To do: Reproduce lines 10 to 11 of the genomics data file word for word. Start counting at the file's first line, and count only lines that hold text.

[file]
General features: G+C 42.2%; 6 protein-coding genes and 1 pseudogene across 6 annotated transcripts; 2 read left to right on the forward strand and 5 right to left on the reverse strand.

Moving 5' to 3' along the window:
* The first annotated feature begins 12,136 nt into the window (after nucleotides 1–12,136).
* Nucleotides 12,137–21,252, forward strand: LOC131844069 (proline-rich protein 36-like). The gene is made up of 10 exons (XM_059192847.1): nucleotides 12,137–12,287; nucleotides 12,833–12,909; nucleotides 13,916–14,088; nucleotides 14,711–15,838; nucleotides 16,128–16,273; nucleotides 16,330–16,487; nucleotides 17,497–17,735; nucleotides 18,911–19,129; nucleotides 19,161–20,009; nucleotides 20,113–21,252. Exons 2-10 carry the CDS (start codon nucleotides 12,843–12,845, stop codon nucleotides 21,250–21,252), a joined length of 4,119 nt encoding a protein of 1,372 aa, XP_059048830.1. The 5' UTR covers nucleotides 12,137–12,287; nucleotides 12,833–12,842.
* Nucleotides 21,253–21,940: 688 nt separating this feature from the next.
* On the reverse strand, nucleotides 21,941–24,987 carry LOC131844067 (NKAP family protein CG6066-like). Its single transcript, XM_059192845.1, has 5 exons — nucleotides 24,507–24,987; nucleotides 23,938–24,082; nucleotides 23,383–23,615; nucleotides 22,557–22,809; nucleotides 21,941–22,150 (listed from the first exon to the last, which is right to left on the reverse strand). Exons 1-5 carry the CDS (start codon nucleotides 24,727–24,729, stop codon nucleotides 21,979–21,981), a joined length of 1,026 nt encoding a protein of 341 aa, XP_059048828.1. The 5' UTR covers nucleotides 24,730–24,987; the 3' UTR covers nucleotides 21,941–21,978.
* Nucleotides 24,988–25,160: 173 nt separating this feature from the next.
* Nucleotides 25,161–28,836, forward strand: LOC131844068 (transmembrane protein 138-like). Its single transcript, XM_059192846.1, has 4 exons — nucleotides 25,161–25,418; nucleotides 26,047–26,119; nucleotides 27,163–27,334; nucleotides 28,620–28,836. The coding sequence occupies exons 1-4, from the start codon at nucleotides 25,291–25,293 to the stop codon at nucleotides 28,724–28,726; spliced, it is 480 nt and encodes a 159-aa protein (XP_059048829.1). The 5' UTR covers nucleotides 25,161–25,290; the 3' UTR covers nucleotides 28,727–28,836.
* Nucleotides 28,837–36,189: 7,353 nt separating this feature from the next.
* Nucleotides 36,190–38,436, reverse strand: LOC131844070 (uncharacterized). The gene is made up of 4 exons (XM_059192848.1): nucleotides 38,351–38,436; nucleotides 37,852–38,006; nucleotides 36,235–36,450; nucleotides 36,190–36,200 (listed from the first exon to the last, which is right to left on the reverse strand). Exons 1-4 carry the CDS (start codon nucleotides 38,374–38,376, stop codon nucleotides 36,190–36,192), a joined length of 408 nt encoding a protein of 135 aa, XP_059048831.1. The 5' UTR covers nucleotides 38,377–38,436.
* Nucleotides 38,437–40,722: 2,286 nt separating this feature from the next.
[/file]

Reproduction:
* Nucleotides 36,190–38,436, reverse strand: LOC131844070 (uncharacterized). The gene is made up of 4 exons (XM_059192848.1): nucleotides 38,351–38,436; nucleotides 37,852–38,006; nucleotides 36,235–36,450; nucleotides 36,190–36,200 (listed from the first exon to the last, which is right to left on the reverse strand). Exons 1-4 carry the CDS (start codon nucleotides 38,374–38,376, stop codon nucleotides 36,190–36,192), a joined length of 408 nt encoding a protein of 135 aa, XP_059048831.1. The 5' UTR covers nucleotides 38,377–38,436.
* Nucleotides 38,437–40,722: 2,286 nt separating this feature from the next.